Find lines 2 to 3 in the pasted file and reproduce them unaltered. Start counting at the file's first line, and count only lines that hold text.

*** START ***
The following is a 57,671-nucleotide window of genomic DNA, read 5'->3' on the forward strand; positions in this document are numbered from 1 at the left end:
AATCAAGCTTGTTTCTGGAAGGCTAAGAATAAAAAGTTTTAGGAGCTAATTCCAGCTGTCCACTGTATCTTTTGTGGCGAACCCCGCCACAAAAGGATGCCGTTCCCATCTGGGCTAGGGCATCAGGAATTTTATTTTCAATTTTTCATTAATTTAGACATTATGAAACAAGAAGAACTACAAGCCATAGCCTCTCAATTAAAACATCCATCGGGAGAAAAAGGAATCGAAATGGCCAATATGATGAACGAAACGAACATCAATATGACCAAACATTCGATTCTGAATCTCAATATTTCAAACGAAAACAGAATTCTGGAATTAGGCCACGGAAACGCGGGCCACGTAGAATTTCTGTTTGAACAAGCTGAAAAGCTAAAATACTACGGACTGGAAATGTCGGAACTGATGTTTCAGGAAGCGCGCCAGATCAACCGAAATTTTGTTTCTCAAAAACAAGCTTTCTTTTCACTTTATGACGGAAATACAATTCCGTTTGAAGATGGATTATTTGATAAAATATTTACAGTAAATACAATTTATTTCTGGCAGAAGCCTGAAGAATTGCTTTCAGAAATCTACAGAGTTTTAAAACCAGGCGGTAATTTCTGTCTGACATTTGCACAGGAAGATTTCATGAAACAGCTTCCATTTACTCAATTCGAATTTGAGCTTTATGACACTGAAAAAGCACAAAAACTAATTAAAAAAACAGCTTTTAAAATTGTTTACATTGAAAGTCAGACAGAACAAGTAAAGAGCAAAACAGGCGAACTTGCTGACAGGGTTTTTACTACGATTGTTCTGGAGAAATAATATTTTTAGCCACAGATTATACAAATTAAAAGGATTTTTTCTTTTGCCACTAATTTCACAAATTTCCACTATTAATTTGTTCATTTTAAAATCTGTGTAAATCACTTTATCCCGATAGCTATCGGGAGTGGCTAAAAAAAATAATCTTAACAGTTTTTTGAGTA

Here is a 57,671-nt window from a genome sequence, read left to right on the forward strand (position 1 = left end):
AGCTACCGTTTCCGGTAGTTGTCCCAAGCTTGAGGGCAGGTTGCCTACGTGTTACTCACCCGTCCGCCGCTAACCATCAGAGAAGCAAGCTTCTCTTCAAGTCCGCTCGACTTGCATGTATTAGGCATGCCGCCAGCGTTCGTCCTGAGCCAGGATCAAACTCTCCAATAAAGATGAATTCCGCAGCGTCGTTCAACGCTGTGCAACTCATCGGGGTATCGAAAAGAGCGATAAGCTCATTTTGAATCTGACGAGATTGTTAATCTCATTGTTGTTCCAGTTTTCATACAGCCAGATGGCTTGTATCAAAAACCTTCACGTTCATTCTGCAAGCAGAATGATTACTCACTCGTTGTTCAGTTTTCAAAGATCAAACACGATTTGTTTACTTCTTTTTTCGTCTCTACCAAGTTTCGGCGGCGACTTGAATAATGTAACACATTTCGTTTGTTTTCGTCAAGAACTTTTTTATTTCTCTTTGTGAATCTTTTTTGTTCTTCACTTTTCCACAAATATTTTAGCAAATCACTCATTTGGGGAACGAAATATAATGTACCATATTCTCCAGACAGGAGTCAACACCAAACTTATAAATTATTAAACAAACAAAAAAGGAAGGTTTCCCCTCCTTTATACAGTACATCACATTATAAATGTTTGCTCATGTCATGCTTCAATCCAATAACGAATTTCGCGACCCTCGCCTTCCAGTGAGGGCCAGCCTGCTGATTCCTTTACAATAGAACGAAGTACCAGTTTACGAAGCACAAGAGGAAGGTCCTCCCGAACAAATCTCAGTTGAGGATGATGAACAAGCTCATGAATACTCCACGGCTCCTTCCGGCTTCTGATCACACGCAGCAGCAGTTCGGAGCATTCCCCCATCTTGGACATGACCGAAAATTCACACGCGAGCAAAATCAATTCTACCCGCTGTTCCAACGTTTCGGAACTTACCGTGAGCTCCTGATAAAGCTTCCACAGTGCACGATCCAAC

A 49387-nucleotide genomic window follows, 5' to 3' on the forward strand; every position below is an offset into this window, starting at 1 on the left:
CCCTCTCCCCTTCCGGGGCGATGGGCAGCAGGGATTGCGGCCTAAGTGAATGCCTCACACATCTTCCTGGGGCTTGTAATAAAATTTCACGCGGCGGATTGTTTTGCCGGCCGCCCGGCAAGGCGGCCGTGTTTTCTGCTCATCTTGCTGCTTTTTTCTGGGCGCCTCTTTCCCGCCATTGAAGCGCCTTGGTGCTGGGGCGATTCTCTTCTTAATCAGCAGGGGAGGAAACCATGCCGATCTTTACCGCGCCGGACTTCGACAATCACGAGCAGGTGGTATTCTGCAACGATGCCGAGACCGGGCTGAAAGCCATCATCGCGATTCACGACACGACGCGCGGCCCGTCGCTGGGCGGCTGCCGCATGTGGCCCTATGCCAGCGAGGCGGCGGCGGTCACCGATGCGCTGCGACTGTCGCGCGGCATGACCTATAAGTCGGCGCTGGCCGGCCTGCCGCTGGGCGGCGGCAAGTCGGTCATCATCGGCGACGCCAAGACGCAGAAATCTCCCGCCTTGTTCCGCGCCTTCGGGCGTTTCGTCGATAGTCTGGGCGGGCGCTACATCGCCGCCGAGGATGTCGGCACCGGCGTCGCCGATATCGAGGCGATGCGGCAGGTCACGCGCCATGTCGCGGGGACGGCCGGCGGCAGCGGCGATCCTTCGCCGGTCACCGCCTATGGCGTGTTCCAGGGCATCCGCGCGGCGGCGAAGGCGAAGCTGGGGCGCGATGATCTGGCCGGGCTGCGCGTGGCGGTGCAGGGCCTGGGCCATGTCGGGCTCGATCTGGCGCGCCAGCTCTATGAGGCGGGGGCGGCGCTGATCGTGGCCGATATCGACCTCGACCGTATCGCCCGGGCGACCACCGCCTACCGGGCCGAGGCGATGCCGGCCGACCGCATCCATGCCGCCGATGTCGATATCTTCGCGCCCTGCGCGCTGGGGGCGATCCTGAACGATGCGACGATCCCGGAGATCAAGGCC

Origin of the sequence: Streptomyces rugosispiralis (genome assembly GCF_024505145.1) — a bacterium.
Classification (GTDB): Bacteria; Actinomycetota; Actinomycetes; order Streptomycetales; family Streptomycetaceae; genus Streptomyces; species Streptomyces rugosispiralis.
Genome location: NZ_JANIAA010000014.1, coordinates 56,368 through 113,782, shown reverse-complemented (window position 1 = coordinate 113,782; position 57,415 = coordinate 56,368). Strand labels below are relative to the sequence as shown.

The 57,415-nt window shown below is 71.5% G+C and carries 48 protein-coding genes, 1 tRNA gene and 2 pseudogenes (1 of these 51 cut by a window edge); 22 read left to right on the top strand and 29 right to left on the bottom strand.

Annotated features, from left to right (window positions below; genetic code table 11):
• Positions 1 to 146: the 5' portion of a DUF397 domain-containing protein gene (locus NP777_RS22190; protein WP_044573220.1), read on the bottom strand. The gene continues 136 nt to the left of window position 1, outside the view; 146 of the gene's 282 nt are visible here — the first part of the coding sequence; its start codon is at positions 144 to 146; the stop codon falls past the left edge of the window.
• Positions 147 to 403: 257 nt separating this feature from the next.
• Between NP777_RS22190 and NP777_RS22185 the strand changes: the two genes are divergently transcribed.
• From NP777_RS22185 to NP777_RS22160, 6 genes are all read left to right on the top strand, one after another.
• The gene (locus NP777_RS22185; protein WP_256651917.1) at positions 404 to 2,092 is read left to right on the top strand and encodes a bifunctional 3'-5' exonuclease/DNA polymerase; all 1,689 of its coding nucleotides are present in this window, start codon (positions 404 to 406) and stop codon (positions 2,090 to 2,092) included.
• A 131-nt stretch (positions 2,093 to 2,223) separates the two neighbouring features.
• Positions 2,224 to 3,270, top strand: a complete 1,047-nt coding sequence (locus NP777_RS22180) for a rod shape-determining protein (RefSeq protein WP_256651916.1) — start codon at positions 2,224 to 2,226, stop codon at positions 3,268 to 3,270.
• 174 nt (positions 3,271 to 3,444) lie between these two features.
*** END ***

AATCAAGCTTGTTTCTGGAAGGCTAAGAATAAAAAGTTTTAGGAGCTAATTCCAGCTGTCCACTGTATCTTTTGTGGCGAACCCCGCCACAAAAGGATGCCGTTCCCATCTGGGCTAGGGCATCAGGAATTTTATTTTCAATTTTTCATTAATTTAGACATTATGAAACAAGAAGAACTACAAGCCATAGCCTCTCAATTAAAACATCCATCGGGAGAAAAAGGAATCGAAATGGCCAATATGATGAACGAAACGAACATCAATATGACCAAACATTCGATTCTGAATCTCAATATTTCAAACGAAAACAGAATTCTGGAATTAGGCCACGGAAACGCGGGCCACGTAGAATTTCTGTTTGAACAAGCTGAAAAGCTAAAATACTACGGACTGGAAATGTCGGAACTGATGTTTCAGGAAGCGCGCCAGATCAACCGAAATTTTGTTTCTCAAAAACAAGCTTTCTTTTCACTTTATGACGGAAATACAATTCCGTTTGAAGATGGATTATTTGATAAAATATTTACAGTAAATACAATTTATTTCTGGCAGAAGCCTGAAGAATTGCTTTCAGAAATCTACAGAGTTTTAAAACCAGGCGGTAATTTCTGTCTGACATTTGCACAGGAAGATTTCATGAAACAGCTTCCATTTACTCAATTCGAATTTGAGCTTTATGACACTGAAAAAGCACAAAAACTAATTAAAAAAACAGCTTTTAAAATTGTTTACATTGAAAGTCAGACAGAACAAGTAAAGAGCAAAACAGGCGAACTTGCTGACAGGGTTTTTACTACGATTGTTCTGGAGAAATAATATTTTTAGCCACAGATTATACAAATTAAAAGGATTTTTTCTTTTGCCACTAATTTCACAAATTTCCACTATTAATTTGTTCATTTTAAAATCTGTGTAAATCACTTTATCCCGATAGCTATCGGGAGTGGCTAAAAAAAATAATCTTAACAGTTTTTTGAGTA

Here is a 57,671-nt window from a genome sequence, read left to right on the forward strand (position 1 = left end):